I agree with Ivanka Trump’s statement that a paid family leave program is an investment in America’s working families. However, it is ironic that the rest of the President’s budget also calls for $1.9 trillion in health care cuts, $193 billion in SNAP cuts, and $400 billion in cuts to discretionary programs for low-and moderate-income people, according to the Center on Budget and Policy Priorities. In total, this would amount to $2.5 trillion in cuts to programs that working families rely on.

Paid time off has shown to produce countless benefits. From improving health outcomes for children, ill adults and seniors, to strengthening a family’s economic stability and, ultimately, creating a stronger national economy. Support from any president for paid federal leave is welcomed, but this proposed program raises more unanswered questions than solutions. This coupled with the president’s cuts to SNAP, programs that reduce funding for job training and education, the Earned Income Tax Credit and the Child Tax Credit, are clear indications that President Trump’s proposed paid leave program will not benefit families. Instead, taken together with his other proposed budget cuts, the plan will have dire consequences for low and moderate-income families.

The True Cost of Medicaid Cuts: Hope’s Story

Posted July 19, 2017 by Dominica Gonzalez

“I’m not helpless, but I need help.”

Hope Krause was born with cerebral palsy. She depends on Medicaid and other state programs to help her pay for her medical necessities, like her caregiver and wheelchair. If her Medicaid allotment were to be cut, she would not be able to afford to live independently. She is worried that she would have to go to cheap nursing home.

Her condition makes her unable to move her legs on her own and impairs her body movement. Her caretaker helps her adjust her body when she requests it so that she can manage her pain. Without this proper attention, she will need to start taking strong painkillers regularly and move out of her own home into a nursing home. In a nursing home, Hope would have to wait for help from attendants who are juggling several patients. No human being wants to wait around in a dirty Depend.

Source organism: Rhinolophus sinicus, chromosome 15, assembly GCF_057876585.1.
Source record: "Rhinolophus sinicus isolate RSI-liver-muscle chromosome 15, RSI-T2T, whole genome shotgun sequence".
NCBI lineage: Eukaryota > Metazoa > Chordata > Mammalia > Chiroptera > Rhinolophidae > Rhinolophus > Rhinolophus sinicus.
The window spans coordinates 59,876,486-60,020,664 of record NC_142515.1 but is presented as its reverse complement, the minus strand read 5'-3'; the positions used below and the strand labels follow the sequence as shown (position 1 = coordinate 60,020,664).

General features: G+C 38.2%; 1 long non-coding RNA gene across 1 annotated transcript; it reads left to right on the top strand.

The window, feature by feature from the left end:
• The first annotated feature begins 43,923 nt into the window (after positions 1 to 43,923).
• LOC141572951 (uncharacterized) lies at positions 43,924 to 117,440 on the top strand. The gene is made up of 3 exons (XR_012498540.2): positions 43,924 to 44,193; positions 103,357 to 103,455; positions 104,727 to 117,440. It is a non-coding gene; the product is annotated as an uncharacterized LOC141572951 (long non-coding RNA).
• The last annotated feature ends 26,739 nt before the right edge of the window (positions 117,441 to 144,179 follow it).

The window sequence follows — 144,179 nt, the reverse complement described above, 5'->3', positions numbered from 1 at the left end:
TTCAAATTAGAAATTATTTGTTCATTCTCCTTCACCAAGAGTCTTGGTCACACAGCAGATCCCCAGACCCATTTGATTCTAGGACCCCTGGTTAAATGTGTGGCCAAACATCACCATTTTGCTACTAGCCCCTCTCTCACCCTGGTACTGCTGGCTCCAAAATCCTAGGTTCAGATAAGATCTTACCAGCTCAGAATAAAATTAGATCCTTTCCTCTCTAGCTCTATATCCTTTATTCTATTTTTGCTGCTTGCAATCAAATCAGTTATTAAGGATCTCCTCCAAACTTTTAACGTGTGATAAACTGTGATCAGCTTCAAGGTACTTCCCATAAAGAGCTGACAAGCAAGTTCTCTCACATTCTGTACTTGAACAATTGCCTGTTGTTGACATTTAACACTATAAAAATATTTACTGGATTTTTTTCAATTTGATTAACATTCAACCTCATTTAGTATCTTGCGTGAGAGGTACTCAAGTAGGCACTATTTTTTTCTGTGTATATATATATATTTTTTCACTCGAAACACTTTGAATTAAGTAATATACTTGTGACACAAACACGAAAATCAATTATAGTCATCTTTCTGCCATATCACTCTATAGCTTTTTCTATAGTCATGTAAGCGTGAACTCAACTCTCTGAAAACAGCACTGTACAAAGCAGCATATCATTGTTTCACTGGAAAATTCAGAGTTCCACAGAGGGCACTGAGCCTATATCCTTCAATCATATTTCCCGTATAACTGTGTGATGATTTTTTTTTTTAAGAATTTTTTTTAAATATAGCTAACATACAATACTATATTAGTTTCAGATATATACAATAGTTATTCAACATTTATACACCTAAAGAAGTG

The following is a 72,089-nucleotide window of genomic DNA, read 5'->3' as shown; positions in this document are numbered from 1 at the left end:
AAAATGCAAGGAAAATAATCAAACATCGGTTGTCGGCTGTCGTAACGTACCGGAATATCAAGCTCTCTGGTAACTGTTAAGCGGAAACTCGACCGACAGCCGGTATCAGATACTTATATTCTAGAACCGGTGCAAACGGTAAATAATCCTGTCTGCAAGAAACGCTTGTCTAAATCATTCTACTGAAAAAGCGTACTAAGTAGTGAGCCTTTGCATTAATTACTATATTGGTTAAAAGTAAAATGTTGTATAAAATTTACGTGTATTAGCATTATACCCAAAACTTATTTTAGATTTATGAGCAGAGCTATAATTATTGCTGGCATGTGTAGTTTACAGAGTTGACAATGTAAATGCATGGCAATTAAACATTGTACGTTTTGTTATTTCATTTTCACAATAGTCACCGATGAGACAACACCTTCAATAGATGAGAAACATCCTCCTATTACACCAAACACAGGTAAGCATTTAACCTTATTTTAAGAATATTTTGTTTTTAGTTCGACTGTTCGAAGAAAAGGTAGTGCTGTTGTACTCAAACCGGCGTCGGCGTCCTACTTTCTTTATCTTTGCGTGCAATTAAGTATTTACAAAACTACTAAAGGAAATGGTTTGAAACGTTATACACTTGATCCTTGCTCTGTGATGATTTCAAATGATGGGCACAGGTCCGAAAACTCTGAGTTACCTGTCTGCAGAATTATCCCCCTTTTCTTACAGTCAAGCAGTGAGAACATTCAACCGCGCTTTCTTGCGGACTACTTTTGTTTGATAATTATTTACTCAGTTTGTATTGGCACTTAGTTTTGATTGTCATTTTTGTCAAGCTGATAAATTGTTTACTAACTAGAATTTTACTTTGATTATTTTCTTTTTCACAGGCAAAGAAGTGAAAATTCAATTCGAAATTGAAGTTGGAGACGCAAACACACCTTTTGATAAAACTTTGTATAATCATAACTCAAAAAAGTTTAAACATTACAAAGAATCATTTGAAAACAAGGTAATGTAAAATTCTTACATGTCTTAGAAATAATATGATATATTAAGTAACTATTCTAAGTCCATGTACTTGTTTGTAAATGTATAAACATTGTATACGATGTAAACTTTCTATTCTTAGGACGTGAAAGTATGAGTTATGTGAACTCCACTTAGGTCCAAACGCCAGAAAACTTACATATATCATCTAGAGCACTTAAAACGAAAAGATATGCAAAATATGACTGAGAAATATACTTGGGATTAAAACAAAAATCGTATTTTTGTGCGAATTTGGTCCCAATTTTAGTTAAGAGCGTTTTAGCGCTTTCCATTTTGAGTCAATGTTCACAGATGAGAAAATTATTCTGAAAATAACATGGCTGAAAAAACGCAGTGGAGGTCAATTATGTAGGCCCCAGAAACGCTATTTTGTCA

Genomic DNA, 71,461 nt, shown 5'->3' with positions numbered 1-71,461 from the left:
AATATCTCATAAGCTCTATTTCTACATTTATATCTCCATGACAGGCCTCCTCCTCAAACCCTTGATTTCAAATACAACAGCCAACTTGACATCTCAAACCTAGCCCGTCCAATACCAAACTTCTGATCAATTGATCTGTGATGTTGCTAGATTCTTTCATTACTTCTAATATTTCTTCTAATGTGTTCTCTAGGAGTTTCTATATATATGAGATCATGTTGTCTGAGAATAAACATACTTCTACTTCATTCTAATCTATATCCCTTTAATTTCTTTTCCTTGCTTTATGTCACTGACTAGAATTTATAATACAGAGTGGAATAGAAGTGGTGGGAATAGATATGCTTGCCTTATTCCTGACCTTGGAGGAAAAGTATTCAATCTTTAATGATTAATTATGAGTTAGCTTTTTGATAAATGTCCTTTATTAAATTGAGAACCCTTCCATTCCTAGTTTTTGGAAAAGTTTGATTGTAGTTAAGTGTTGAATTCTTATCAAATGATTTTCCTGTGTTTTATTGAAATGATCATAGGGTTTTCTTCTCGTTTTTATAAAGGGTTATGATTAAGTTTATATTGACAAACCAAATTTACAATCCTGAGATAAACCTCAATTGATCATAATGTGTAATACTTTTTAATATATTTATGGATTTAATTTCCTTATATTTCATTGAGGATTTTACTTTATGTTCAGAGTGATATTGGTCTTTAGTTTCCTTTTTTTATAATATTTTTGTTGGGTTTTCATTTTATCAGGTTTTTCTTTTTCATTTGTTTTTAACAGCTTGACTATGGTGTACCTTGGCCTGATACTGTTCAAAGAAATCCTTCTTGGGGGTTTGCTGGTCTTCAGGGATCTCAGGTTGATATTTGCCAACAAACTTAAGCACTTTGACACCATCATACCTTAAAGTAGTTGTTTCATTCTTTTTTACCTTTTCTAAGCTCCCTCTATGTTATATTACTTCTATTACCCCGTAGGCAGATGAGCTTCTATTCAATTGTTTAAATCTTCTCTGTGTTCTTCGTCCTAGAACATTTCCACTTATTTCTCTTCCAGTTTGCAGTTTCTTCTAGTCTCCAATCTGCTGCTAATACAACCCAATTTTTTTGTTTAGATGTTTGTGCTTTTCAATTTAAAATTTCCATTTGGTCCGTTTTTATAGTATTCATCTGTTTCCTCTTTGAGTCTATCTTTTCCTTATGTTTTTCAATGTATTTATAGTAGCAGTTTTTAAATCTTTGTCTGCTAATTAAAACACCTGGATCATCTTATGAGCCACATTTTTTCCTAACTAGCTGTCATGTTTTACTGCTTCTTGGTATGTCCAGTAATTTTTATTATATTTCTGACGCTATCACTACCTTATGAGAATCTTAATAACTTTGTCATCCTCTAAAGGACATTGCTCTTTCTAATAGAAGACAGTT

Her caregiver and other state-funded services allow Hope to be active in her community. She is the Colorado Cross-Disability Coalition Coordinator and is an advocate for people with disabilities in Ft Morgan, Brush, and Sterling. As an advocate for people with disabilities, she empowers people and helps them navigate services so that they can live more fulfilling lives. But with Medicaid cuts on the table, Hope is also worried about her ability to live the life she wants to live.

There have been several ‘repeal and replace’ health care bills in 2017, and they all impose a per capita cap on Medicaid spending. Research shows that a per capita cap will not be able to keep up with increasing healthcare costs, reducing the federal dollars that go to states to provide care for people like Hope. States depend on these federal dollars to fund Medicaid, Medicare, and other state medical services; with a per capita cap, states will be forced to choose between cutting schools and roads, or cutting services, like in home care and lifesaving prescription drug coverage for the elderly and disabled.

Call you Senators and Representatives and tell them that you want people who rely on Medicaid to live healthy and humane lives!

Video produced by Dominica Gonzalez

Before you graduate, understand graduation

Posted June 28, 2017 by Chris Stiffler

By Chris Stiffler  

CFI Economist

When I lecture on taxes to college students I’m always surprised by how little students understand taxes, particularly how graduated, or progressive, income tax structures work. To see what I mean, consider the following question:  Pretend that somewhere, there is a graduated income tax structure as follows:

tax blog chart

So, under this system, if you made $25, how much would you pay in income taxes?

Most students say, “Well, $25 multiplied by 5 percent is $1.25.” And most students are wrong.

This happens because they haven’t learned the distinction between “marginal tax rates” and “effective tax rates.” They generally assume that all income is taxed at the top rate. This makes sense because a lot of people always tell of the story of the individual who earned more this year and got “bumped into a higher tax bracket.” But this doesn’t mean that all income is now taxed at that higher rate.

The correct answer is $0.95. Here’s the math  black board tax

They paid 3 percent on the first $10 then 4 percent on the next $10 then 5 percent on the last $5. Yes, that person paid 5 percent on the last dollar earned (the marginal rate), but their effective tax rate was 3.8 percent.

tax blog blackboard

The federal income tax is a graduated structure, and most states also utilize a graduated tax code. But Colorado is one of the few states with a flat income tax rate — a flat 4.63 percent. This means that every taxpayer in Colorado pays the same rate, 4.63 percent, on every dollar they earn.  Colorado used to have a graduated income tax structure before 1986.